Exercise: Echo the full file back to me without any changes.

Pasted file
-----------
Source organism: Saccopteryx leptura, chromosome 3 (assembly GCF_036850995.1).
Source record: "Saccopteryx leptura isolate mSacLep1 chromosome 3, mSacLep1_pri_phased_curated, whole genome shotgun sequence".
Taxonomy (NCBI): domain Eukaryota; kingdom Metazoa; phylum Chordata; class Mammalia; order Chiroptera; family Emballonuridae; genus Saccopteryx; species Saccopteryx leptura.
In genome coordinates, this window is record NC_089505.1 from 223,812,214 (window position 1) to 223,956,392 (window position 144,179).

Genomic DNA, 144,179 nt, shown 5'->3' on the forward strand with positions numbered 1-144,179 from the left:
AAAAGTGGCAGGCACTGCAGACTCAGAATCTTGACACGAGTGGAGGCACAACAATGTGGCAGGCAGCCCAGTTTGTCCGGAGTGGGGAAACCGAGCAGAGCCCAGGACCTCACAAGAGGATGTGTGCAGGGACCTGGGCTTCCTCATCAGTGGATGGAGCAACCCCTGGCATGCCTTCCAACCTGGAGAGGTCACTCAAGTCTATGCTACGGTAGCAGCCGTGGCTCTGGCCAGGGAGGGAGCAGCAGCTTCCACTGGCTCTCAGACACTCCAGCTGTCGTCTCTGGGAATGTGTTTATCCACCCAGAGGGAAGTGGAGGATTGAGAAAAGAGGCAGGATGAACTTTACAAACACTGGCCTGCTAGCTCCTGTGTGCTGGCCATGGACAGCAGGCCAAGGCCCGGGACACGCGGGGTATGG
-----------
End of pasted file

Source organism: Saccopteryx leptura, chromosome 3 (assembly GCF_036850995.1).
Source record: "Saccopteryx leptura isolate mSacLep1 chromosome 3, mSacLep1_pri_phased_curated, whole genome shotgun sequence".
Taxonomy (NCBI): domain Eukaryota; kingdom Metazoa; phylum Chordata; class Mammalia; order Chiroptera; family Emballonuridae; genus Saccopteryx; species Saccopteryx leptura.
In genome coordinates, this window is record NC_089505.1 from 223,812,214 (window position 1) to 223,956,392 (window position 144,179).

Genomic DNA, 144,179 nt, shown 5'->3' on the forward strand with positions numbered 1-144,179 from the left:
AAAAGTGGCAGGCACTGCAGACTCAGAATCTTGACACGAGTGGAGGCACAACAATGTGGCAGGCAGCCCAGTTTGTCCGGAGTGGGGAAACCGAGCAGAGCCCAGGACCTCACAAGAGGATGTGTGCAGGGACCTGGGCTTCCTCATCAGTGGATGGAGCAACCCCTGGCATGCCTTCCAACCTGGAGAGGTCACTCAAGTCTATGCTACGGTAGCAGCCGTGGCTCTGGCCAGGGAGGGAGCAGCAGCTTCCACTGGCTCTCAGACACTCCAGCTGTCGTCTCTGGGAATGTGTTTATCCACCCAGAGGGAAGTGGAGGATTGAGAAAAGAGGCAGGATGAACTTTACAAACACTGGCCTGCTAGCTCCTGTGTGCTGGCCATGGACAGCAGGCCAAGGCCCGGGACACGCGGGGTATGG